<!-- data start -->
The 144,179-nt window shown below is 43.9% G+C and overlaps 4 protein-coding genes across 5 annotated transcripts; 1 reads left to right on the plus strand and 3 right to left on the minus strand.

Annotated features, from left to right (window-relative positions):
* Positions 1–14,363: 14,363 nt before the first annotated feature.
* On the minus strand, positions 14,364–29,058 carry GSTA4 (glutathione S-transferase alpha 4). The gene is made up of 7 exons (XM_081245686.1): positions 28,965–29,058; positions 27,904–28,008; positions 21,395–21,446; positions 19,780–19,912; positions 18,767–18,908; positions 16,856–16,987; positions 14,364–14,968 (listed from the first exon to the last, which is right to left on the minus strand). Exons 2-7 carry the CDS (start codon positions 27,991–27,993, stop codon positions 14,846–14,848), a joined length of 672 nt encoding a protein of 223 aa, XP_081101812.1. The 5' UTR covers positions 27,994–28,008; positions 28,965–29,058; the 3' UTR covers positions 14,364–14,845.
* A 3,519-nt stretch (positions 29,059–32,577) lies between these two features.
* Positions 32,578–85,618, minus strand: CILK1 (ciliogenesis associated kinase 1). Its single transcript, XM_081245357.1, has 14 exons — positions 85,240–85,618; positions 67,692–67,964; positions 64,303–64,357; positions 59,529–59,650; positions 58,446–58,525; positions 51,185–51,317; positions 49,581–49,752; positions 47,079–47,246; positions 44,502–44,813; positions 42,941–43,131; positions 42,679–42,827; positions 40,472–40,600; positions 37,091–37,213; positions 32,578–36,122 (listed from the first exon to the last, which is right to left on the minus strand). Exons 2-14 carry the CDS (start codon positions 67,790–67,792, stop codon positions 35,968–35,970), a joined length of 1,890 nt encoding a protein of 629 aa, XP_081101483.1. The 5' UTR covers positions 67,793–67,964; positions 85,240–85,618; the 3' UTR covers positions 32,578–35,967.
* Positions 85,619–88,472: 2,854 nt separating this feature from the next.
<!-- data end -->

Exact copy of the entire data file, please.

The 144,179-nt window shown below is 43.9% G+C and overlaps 4 protein-coding genes across 5 annotated transcripts; 1 reads left to right on the plus strand and 3 right to left on the minus strand.

Annotated features, from left to right (window-relative positions):
* Positions 1–14,363: 14,363 nt before the first annotated feature.
* On the minus strand, positions 14,364–29,058 carry GSTA4 (glutathione S-transferase alpha 4). The gene is made up of 7 exons (XM_081245686.1): positions 28,965–29,058; positions 27,904–28,008; positions 21,395–21,446; positions 19,780–19,912; positions 18,767–18,908; positions 16,856–16,987; positions 14,364–14,968 (listed from the first exon to the last, which is right to left on the minus strand). Exons 2-7 carry the CDS (start codon positions 27,991–27,993, stop codon positions 14,846–14,848), a joined length of 672 nt encoding a protein of 223 aa, XP_081101812.1. The 5' UTR covers positions 27,994–28,008; positions 28,965–29,058; the 3' UTR covers positions 14,364–14,845.
* A 3,519-nt stretch (positions 29,059–32,577) lies between these two features.
* Positions 32,578–85,618, minus strand: CILK1 (ciliogenesis associated kinase 1). Its single transcript, XM_081245357.1, has 14 exons — positions 85,240–85,618; positions 67,692–67,964; positions 64,303–64,357; positions 59,529–59,650; positions 58,446–58,525; positions 51,185–51,317; positions 49,581–49,752; positions 47,079–47,246; positions 44,502–44,813; positions 42,941–43,131; positions 42,679–42,827; positions 40,472–40,600; positions 37,091–37,213; positions 32,578–36,122 (listed from the first exon to the last, which is right to left on the minus strand). Exons 2-14 carry the CDS (start codon positions 67,790–67,792, stop codon positions 35,968–35,970), a joined length of 1,890 nt encoding a protein of 629 aa, XP_081101483.1. The 5' UTR covers positions 67,793–67,964; positions 85,240–85,618; the 3' UTR covers positions 32,578–35,967.
* Positions 85,619–88,472: 2,854 nt separating this feature from the next.